For many college freshmen, there’s nothing more exciting than moving into their first home away from home: college and university dorms! Maybe you’ve spent all summer picking out color-coordinated decor, or making photo collages of all your friends back home. Now that it’s time to move in, you’re entering a new social dynamic of roommates, hallway neighbors, and resident advisors. For those wishing to make the most of their dorm experience, keep these 8 leadership tips in mind for a successful semester.
  1. Sharing Space: Before you unpack and claim the top bunk, speak with your roommate about how to divide the space. Ask if they have a preference for which side of the room to take, and talk about shared living spaces, including the closet and desk. Communicating about your living arrangement is key for keeping the peace and making sure there are no misunderstandings.
  2. Save Some Room: Dorm rooms can be small, so it’s important for the two or three of you to find space-saving solutions that let you live comfortably. Consider storing clothes or shoes under the bed in plastic bins, or hanging jewelry on plastic hooks on the inside closet door. Understand that the size of the room may not accommodate larger items, such as your favorite beanbag chair or plush faux-fur rug, and accept that downsizing is all part of the experience.
  3. Stocking up: Avoid ending up with two microwaves and an extra vacuum taking up room in your closet. Communicate and agree before move-in who’s bringing what appliance, such as a mini fridge, TV or microwave. Take turns restocking disposable items.
  4. Coordinate Decor: Leaders initiate communication, so coordinate with your roommate about how to decorate. Coordinate a color scheme for bed linens, rugs, window treatments, and wall decor so that your space is chic and comfortable, instead of a multicolored chaos.
  5. Bathroom: For many first-time dorm residents, sharing a floor bathroom with numerous others requires more planning and consideration than expected. Organization requires pre-planning. Keep your toiletries such as shampoo, conditioner, soap, shaving items in a caddy and store them when not in use. Remember to clean your hair out of the sink once you’re done. Lastly, be considerate of how long you spend under the water, your hallmates are waiting to grab a shower before their first class.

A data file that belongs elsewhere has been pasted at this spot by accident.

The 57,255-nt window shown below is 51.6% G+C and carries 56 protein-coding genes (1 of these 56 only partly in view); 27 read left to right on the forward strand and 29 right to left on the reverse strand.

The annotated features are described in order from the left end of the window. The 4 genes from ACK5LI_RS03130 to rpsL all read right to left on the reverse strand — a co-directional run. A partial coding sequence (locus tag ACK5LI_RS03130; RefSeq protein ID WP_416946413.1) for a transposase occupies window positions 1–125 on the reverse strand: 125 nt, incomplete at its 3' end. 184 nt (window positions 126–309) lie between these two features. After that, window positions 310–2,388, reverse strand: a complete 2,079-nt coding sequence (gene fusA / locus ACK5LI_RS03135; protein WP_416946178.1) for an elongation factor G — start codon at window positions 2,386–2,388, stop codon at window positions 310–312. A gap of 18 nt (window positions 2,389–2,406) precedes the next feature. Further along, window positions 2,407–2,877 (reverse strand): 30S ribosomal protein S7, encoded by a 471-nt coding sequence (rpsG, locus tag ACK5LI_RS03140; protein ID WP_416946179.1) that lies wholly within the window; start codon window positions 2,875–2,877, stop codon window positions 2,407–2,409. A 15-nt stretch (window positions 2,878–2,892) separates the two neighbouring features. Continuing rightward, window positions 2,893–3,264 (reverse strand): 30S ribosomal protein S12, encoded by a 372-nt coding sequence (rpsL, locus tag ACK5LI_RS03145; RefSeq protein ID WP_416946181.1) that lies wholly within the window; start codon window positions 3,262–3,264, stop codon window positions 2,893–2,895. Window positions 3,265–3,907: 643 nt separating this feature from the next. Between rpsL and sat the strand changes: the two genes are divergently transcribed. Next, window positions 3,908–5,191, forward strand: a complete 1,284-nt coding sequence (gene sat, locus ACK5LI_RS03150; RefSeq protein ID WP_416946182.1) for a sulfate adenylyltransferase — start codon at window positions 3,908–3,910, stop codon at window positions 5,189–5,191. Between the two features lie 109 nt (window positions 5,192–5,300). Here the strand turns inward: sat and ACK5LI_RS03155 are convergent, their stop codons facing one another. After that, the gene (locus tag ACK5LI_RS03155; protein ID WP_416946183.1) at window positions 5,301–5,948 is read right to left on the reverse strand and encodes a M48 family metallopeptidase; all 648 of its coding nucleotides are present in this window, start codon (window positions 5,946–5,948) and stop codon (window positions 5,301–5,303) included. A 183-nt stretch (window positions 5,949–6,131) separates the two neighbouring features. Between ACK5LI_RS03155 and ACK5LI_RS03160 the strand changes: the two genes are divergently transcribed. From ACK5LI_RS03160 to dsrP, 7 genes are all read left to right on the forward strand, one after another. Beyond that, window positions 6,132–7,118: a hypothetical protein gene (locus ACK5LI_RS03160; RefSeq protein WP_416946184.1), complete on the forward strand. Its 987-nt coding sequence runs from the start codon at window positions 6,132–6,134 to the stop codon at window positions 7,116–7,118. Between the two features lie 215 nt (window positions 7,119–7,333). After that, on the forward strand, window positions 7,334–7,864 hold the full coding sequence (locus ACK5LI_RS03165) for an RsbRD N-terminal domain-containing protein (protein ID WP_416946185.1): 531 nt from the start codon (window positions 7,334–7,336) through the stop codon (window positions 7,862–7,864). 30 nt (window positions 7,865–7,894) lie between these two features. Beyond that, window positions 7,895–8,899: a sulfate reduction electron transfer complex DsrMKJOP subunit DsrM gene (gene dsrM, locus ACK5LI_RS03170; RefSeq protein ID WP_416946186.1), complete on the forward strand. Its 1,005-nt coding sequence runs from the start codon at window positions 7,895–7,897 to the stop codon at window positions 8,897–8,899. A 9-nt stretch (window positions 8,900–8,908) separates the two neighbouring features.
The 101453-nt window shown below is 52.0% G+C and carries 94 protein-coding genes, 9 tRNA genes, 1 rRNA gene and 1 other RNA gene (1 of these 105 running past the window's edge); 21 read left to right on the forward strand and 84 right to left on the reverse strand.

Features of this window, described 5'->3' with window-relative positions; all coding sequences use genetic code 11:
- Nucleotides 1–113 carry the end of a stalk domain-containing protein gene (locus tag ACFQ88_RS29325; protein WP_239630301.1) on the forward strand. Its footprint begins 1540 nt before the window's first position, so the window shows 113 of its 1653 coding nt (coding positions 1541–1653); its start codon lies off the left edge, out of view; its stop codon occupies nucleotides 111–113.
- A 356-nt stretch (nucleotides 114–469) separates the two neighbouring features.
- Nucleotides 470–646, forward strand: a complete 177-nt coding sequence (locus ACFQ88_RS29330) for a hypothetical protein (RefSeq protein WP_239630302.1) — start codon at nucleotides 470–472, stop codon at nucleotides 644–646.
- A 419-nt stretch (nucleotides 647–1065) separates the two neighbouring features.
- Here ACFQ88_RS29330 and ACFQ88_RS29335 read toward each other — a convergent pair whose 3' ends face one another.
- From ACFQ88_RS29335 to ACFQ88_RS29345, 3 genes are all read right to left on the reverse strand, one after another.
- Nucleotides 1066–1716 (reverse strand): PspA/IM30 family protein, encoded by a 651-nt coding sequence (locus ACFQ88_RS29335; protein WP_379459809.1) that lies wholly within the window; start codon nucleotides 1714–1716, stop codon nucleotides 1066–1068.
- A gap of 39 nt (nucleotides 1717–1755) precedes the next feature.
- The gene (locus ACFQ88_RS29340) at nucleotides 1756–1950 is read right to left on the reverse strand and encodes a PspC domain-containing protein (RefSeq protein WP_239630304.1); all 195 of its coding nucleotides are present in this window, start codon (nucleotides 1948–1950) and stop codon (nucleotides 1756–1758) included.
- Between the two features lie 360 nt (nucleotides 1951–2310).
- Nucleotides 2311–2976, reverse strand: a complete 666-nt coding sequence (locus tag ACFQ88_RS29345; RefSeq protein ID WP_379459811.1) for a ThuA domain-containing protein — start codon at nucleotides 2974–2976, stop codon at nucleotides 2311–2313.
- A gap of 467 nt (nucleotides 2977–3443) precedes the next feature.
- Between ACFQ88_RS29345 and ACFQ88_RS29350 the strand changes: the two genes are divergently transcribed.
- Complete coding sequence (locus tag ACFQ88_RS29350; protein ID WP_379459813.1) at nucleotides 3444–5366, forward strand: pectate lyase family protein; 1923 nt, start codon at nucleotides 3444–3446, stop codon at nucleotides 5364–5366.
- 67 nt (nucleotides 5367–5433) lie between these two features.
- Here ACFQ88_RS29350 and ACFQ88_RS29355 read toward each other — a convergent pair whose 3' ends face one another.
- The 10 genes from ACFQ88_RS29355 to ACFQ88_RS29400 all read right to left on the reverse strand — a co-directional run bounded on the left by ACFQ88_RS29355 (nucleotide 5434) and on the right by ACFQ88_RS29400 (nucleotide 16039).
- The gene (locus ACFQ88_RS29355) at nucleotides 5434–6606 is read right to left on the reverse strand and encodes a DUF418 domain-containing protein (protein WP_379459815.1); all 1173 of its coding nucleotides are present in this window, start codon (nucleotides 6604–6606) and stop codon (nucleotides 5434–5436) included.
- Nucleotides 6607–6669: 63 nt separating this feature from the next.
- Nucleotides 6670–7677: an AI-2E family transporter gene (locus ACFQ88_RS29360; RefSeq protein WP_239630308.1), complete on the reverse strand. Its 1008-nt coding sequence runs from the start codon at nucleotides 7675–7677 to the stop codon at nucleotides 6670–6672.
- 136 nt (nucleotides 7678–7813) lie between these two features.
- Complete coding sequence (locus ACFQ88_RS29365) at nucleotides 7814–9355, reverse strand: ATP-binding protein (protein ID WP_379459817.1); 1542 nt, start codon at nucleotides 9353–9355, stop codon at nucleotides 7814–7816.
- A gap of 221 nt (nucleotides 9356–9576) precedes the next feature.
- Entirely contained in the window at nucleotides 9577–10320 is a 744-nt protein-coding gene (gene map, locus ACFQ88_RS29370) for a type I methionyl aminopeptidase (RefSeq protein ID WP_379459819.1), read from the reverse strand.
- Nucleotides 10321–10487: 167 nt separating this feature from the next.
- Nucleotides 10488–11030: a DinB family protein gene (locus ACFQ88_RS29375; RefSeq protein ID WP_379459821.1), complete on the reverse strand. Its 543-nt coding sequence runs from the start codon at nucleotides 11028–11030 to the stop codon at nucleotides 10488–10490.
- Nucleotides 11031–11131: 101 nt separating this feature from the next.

6. Turn Down: For anyone with a roommate (or several) headphones are your best friend. Plugging in your earbuds when listening to music or reviewing a recorded lecture shows respect for others and lets you avoid uncomfortable confrontations with your RA about volume. If someone is blasting music or making noise while you’re trying to study, discreetly bring your concerns to the RA.
  7. Night Owl: Successful dorm residents don’t play videogames until 4 a.m. or watches movies all night with loud volume. You may not have an early class or practice the next morning, but your hallmates might. Be considerate of their schedules and save the volume for the truly noisy spaces on campus.
  8. Study Buddy: You may come back to your dorm to find your roommate studying at their desk. Show some leadership, enter as quietly as possible and refrain from being a distraction. If you need to make a call, respect their study time by coming back later. If not, join them by studying at your desk if you have work to do yourself.
Living in the dorms can be an invaluable life experience. Starting the year with a leadership approach makes the transition smooth. Best of luck to everyone settling into their first dorm away from home, and have a successful first semester!
Sharon Schweitzer, J.D., is a cross-cultural trainer, modern manners expert, and the founder of Access to Culture (formerly Protocol & Etiquette Worldwide). In addition to her accreditation in intercultural management from the HOFSTEDE centre, she serves as a Chinese Ceremonial Dining Etiquette Specialist in the documentary series Confucius was a Foodie, on Nat Geo People. She is the resident etiquette expert on two popular lifestyle shows: ABC Tampa Bay’s Morning Blend and CBS Austin’s We Are Austin. She is regularly quoted by BBC Capital, Investor’s Business Daily, Fortune, and the National Business Journals. Her Amazon #1 Best Selling book in International Business, Access to Asia: Your Multicultural Business Guide, now in its third printing, was named to Kirkus Reviews’ Best Books of 2015. She’s a winner of the British Airways International Trade Award at the 2016 Greater Austin Business Awards.
Photo Credit: Amanda Alden